Note to self: this recipe is good.
First fingerling potatoes are at the farm market and I made a salad:
Recipe: Cut (don’t peel) potatoes, roast at 425 for 20 mins with some salt, pepper, oil (I use grapeseed.) Let cool a bit, then toss with chopped scallions, dill (had no fresh so I used dried), crumbled-up feta, and the best olive oil you have in the house. I’m liking Partanna lately.
This is basically taken from the Moldavian Potato Salad recipe in Please to the Table but I like it better with roasted potatoes and without the vinegar. My apologies to the Moldavians.
Gave colloquium at Michigan yesterday and stopped at Zingerman’s at the way out of town to pick up some supplies I can’t get in Madison: belly lox, pastrami, and tongue.
Zingerman’s is, of course, nationally famous as a deli outpost in the vast pastramiless reach of the Upper Midwest. (Is there even a deli in Chicago that’s as famous?) And the food there is indeed pretty great. But here’s my Midwestern deli heresy: I think the meat at non-nationally-famous Katzinger’s, in Columbus, Ohio, is better.
New, very good Chinese place out by West Towne: ZenZen Taste, featuring what Steph Tai calls “contemporary Chinese” food, neither traditional nor Americanized.
I have had Szechuan peppercorn before but never so much Szechuan peppercorn as in their kou shui ji (literally “saliva chicken,” here rendered “mouth-watering chicken.”) It is hard to describe in words what this actually does to your mouth. To an extent you feel you have chewed a lemon. At the same time your lips buzz as if you’ve eaten something spicy-hot and salty. When you drink water, the water tastes sour and fizzy. How much kou shui ji did I eat? I ate two bites of kou shui ji. I was defeated by the kou shui ji.
CJ had a vision for dinner. I don’t know where he came up with this. But he said he wanted mashed potatoes with green beans and chopped up hardboiled eggs. OK I said but you know what it needs, some Penzey’s toasted onions and we can put some chunks of gruyere in there and it’ll melt. In the end I was suspicious of the hardboiled eggs so we had them on the side. The final product was something I think could easily be sold in the grocery store hot case at $8.99 a pound. I know this looks kind of like barf, but it works. (See also: the Israeli electoral system.)
Of course the really important thing about traveling isn’t seeing old friends or selling books, it’s eating things you can’t eat at home. So here’s my list of some notable things I ate.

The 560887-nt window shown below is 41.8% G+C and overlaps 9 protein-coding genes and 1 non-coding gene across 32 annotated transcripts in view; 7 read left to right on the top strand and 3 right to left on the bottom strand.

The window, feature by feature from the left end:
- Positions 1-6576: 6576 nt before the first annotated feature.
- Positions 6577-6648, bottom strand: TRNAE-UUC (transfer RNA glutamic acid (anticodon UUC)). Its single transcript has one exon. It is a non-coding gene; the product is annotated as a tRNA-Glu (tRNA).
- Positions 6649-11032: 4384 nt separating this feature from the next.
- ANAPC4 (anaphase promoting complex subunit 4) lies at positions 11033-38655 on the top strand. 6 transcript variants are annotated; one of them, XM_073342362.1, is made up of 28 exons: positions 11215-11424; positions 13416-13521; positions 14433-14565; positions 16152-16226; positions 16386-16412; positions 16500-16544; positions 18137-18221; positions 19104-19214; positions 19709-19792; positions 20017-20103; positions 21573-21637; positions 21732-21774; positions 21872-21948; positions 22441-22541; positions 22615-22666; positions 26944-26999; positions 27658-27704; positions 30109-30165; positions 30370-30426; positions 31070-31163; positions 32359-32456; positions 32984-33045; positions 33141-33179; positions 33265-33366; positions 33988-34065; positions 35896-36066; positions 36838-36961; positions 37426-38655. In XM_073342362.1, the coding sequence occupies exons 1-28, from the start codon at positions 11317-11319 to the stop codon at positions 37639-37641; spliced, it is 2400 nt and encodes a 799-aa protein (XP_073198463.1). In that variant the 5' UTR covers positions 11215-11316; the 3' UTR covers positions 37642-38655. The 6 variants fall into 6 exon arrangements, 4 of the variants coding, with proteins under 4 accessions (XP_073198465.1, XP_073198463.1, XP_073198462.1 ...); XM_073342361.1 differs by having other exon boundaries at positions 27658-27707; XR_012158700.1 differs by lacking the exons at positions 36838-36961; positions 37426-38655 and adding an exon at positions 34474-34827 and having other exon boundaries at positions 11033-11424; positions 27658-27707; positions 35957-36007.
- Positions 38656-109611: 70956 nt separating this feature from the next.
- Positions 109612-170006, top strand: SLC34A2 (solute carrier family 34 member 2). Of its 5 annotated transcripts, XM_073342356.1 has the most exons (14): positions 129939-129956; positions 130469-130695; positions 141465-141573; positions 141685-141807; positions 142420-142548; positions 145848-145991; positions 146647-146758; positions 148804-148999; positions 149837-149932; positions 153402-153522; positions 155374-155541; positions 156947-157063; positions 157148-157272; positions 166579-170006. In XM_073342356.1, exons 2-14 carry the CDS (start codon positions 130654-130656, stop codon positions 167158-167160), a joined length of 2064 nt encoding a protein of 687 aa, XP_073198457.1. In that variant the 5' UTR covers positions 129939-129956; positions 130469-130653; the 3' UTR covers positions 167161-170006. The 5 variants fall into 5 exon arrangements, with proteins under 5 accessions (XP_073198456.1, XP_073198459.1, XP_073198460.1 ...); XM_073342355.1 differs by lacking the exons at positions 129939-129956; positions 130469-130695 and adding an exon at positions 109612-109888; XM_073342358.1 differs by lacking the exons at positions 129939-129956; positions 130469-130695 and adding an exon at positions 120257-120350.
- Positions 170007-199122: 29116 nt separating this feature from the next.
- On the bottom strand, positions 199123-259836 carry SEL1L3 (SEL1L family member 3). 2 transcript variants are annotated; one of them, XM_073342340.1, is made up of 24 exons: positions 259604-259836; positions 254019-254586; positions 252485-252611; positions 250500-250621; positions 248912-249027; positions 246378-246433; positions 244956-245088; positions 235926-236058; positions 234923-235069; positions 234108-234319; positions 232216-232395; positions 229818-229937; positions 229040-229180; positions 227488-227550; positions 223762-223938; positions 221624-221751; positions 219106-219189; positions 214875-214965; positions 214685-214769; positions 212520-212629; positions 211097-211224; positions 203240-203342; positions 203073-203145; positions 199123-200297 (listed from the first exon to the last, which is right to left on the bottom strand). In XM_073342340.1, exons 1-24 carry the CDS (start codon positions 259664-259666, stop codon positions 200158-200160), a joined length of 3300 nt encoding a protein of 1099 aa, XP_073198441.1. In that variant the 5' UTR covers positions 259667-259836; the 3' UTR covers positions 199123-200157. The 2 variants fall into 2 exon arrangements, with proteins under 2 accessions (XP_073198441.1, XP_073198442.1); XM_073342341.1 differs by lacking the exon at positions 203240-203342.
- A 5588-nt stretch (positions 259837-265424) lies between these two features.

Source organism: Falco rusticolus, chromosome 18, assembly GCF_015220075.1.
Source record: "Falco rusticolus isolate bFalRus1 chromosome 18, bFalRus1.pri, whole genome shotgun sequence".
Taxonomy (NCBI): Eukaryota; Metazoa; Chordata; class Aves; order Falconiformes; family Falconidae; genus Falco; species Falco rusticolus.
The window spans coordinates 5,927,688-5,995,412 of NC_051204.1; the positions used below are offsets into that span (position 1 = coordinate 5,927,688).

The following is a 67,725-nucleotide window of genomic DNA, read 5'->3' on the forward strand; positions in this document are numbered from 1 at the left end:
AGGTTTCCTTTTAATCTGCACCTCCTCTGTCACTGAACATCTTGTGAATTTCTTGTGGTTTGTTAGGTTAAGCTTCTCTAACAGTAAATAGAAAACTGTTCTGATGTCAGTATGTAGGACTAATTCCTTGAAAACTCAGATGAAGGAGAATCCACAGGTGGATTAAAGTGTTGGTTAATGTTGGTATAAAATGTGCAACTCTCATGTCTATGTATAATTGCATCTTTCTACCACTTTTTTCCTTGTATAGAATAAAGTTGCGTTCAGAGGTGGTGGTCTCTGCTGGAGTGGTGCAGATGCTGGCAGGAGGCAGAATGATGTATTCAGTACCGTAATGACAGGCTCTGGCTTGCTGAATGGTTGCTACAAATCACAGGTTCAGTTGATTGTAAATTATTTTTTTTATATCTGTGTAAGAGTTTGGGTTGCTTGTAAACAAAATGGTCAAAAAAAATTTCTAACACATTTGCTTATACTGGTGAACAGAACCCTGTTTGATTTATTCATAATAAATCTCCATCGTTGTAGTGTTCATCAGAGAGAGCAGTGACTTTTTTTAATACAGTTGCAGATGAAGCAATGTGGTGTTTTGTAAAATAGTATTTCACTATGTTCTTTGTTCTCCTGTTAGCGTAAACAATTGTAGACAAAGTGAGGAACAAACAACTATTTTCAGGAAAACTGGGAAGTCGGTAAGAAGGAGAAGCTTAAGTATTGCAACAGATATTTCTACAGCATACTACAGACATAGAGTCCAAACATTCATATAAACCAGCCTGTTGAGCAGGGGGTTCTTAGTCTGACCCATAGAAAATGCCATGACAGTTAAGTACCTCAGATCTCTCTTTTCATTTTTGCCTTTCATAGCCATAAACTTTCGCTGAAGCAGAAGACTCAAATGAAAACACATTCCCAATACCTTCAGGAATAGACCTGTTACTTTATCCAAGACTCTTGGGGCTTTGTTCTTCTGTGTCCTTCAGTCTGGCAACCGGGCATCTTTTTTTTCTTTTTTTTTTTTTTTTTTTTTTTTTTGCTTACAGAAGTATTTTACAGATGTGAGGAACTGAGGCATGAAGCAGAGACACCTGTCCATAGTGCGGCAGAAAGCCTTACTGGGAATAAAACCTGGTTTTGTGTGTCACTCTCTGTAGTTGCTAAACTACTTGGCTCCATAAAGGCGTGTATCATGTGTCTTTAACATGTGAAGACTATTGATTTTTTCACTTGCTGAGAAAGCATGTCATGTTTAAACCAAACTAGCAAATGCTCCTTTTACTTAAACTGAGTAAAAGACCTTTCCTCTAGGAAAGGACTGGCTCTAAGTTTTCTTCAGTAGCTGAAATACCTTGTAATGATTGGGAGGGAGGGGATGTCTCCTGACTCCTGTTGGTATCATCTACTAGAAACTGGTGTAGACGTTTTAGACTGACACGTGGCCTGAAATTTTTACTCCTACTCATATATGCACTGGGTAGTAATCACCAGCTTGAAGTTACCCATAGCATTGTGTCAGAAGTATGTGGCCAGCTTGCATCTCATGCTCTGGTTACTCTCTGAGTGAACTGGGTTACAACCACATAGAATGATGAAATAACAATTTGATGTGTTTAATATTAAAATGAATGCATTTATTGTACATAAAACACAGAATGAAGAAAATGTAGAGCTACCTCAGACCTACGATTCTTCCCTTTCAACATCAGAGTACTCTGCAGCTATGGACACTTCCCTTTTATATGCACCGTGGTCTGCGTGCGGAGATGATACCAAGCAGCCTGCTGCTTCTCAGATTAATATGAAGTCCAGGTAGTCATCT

The Koji Uehara burger at Mr. Bartley’s. A new one, very good. With onion rings, of course.
Peking ravs at the Hong Kong. Traditional.
A double cheeseburger at Charlie’s Kitchen.
Big sub at the amazing Bub and Pop’s.
Green curry from Regional Thai, which 15 years ago was my favorite place to eat in Chelsea (maybe tied with Rocking Horse Cafe.) Still good.
A crottin, taken to go at Murray’s Cheese Shop and eaten while walking.
Schnitzel and bright-pink Berliner Weissbier at Lederhosen deep in the West Village.
My Ferry Terminal usual: salami cone from Boccalone and mac and cheese at the Cowgirl Sidekick. This mac and cheese possibly my national favorite apart from the one at Miss Mamie’s Spoonbread Too, which was farther uptown than I got this NYC swing. (This also explains why no belly lox this time. Though now that I think of is, this could have been my chance to try Russ and Daughters.)
I’m over Mission burritos. Sorry. So this time I had Mission pierogi at Stuffed. Dumb name, decent pierogi, but surprisingly awesome sauerkraut, more like halbsauerkraut with a jolt of I think caraway? My recommendation: just buy their sauerkraut, buy a taco somewhere else, put the sauerkraut on the taco, resell it at your popup fusion cart. Become wealthy beyond human ability to imagine.
BBQ sampler, including kalua pig, from the 808 Grinds Hawaiian cart in Portland’s city of food carts. The fried chicken, surprisingly, was the standout. But if it doesn’t move, Portland, it’s not a cart. You must accept this, Portland. You’ll feel better when you do.
Four-chowder sampler at Pike Place Chowder. Long line? Tourists? Yes and yes (though shorter lines, and fewer tourists, than at the Original Starbucks down the block.) But really, really good chowder. And eating chowders in a flight formation is, I think, the right way.
Terrific black fideus at Aragona.
Lots of us are weird in big, noticeable ways, that’s for sure. But I was looking the other day at a series of photographs of people’s fridges and I realized, you know what’s weird about me? In a small, barely noticeable way? I don’t have any beer in my fridge. I never do. In fact, I don’t really have any alcohol in the house of any kind. Maybe a bottle of Trader Joe’s white wine I used a cup of for cooking at one point. OK, I just looked and there’s a bottle of rum in the back of the cupboard. Who knows where it came from or how long it’s been there?
It’s not that I don’t drink; I do. But I don’t drink at home. For me, beer is for drinking at bars, or at parties. I would never sit and drink a beer and watch the ballgame, or drink a glass of wine with family dinner. But I think this is actually slightly weird and almost all people have beer in the fridge.
Reader survey: in what small way are you weird?
(Note: this would make an excellent question for OKCathy!)
I visited Hebrew University for a week in January, and Peter Sarnak, no doubt thinking of my sadly out-of-date How To Eat Dinner in Princeton page, asked me if I was going to blog the restaurants of Jerusalem. OK, so here’s a go. Let’s start with the best thing I ate in Israel: